MANET and his friends had two great harbingers--Delacroix and Courbet. Manet, indeed, had yet another of an earlier period, to whom I should have devoted a chapter here, had not others already written of him inimitably. This was Francesco Goya.
None of the colourists of Manet's generation made men forget the colourist Delacroix; everything, or nearly everything, that tends to their glory increases his fame; he was their god. Delacroix' colour had come too early for the weakness of humanity. When the trappings of Romanticism were cleared away, his palette was thrown aside as one of its accessories. After the strong and healthy recognition of reality by the great landscape school of 1830 and the realism of the school of Courbet, painters were impelled to get at a right distance from Nature; this was the logical way between the two manifestations that had come to an end. As soon as it was consciously recognised, the method of Daumier and of Delacroix was necessarily decisive. Why this way is modern, and why it achieves results which respond to vital and weighty needs, I hope at least to indicate in due course. The consciousness of this is a piece of modern culture. It is rooted in the postulate that Manet and his circle gave us not Nature, but the natural, and that all naturalisation of our instincts, i.e., all sharpening, purification, and amelioration, is modern. Every joy is progress, and so therefore was Manet's achievement. That achievement and its results had never occurred even to the magician Rubens, and, going through the whole history of art, we may find something similar, but never quite the same decisive consciousness. There are other values, the perfection of which put us to the blush, but in spite of this we would not exchange for them our own, the resplendent symbol of our best aspirations, our happiness, our epoch.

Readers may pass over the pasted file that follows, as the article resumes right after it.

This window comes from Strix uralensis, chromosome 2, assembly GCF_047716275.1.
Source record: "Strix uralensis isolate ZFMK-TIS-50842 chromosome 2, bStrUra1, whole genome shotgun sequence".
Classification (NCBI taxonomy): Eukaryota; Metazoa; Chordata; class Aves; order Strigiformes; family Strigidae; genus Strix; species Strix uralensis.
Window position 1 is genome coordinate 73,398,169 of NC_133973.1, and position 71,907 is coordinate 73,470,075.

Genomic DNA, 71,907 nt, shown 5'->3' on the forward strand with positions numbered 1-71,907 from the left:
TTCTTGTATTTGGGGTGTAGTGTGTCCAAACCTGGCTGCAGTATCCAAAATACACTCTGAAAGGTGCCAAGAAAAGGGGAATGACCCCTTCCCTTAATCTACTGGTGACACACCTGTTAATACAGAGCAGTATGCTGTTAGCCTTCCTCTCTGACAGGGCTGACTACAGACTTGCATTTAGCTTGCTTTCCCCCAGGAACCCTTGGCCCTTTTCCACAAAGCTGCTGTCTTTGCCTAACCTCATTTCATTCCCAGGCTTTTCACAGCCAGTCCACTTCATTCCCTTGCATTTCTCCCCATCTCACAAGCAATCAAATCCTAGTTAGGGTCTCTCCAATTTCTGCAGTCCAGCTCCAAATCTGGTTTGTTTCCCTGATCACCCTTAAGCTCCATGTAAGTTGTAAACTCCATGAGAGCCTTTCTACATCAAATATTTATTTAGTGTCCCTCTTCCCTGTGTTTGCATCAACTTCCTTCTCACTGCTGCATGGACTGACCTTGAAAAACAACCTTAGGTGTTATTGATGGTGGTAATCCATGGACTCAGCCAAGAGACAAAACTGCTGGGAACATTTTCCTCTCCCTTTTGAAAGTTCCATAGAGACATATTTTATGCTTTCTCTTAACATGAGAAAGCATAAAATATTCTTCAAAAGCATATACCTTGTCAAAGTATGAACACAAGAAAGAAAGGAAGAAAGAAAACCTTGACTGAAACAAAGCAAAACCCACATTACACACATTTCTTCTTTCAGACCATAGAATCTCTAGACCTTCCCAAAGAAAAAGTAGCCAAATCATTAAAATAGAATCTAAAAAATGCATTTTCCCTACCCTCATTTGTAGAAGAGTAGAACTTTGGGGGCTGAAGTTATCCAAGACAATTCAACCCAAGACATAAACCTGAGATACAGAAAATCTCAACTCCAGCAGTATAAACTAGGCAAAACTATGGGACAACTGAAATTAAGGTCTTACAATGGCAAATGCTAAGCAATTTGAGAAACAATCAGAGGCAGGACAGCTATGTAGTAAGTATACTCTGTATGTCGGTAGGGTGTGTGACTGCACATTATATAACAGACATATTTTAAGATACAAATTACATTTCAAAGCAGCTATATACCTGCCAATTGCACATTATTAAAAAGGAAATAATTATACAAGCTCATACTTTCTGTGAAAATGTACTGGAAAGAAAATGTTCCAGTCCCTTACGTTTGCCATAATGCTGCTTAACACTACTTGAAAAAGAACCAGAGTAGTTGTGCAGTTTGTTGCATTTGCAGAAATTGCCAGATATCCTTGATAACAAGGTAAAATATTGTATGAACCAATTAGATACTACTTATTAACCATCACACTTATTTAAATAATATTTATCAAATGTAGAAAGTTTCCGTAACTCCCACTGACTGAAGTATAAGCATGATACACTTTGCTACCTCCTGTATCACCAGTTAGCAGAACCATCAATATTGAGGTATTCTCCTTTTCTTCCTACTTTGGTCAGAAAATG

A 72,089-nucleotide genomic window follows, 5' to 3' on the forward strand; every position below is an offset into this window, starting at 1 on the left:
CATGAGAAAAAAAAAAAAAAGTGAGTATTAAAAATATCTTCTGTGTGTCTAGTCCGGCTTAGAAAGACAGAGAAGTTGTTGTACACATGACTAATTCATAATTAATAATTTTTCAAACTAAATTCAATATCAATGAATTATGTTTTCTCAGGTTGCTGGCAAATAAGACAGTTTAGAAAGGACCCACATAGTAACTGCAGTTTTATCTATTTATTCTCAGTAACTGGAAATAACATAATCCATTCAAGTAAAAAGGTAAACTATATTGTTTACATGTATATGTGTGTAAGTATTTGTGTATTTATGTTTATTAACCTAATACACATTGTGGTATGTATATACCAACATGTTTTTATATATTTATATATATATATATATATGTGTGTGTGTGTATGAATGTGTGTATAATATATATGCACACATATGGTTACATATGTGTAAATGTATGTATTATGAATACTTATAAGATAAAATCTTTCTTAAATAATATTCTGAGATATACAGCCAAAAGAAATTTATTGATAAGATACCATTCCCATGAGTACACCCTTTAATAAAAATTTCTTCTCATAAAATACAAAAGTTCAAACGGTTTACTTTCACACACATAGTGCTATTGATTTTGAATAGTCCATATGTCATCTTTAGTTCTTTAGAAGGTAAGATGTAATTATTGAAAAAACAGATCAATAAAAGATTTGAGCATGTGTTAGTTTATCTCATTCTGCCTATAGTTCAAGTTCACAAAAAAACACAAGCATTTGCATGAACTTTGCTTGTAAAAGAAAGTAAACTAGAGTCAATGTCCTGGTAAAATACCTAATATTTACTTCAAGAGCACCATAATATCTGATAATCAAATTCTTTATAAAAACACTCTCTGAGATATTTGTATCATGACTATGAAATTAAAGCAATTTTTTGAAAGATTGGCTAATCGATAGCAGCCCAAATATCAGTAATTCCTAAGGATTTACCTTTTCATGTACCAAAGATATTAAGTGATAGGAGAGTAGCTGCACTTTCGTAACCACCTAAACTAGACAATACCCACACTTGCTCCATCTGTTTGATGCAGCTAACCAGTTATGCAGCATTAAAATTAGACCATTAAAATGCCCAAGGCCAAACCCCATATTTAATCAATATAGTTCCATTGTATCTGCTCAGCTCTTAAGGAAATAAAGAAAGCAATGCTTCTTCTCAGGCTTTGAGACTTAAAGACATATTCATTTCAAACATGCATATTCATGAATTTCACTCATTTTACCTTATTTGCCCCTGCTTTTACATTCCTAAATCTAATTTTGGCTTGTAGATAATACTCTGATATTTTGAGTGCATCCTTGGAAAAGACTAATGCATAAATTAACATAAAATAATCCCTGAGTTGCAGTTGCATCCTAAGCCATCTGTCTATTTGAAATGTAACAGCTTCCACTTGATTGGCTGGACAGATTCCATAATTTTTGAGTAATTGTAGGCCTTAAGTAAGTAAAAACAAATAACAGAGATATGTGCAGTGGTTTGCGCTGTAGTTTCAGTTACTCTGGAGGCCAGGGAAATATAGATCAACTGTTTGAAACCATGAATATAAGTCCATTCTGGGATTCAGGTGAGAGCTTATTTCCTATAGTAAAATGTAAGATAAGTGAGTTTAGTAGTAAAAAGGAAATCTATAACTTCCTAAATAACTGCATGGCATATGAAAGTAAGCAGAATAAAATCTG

Manet discovered, to the horrified amazement of the world, that a fine feminine skin is neither yellow nor brown, but luminously white in the light, especially in juxtaposition to dark colours, and that blood pulses, that nerves and senses throb beneath it.
Millet painted the repose of life, and found greatness therein; he transmitted to the simple action he represented a very great and very simple thought, which was expressed in like terms by all his washerwomen, mothers, housewives, and workmen of various kinds, and finally carried conviction by constant repetition of the one sound in so many different forms. It was a generalisation that became the more impressive, the more deliberately it was set forth. In comparison, the realists were clumsy folk, more modest than Millet, for they allowed Nature to think for herself, more presumptuous and more limited, for they expounded what seemed to them the thoughts of Nature in their own narrow fashion.
Manet completed Courbet's material, and refrained from any sort of formulation, in one sense or the other. He made those elements of the material that seemed to him vital to his manner greater and firmer; not in order to subject it the more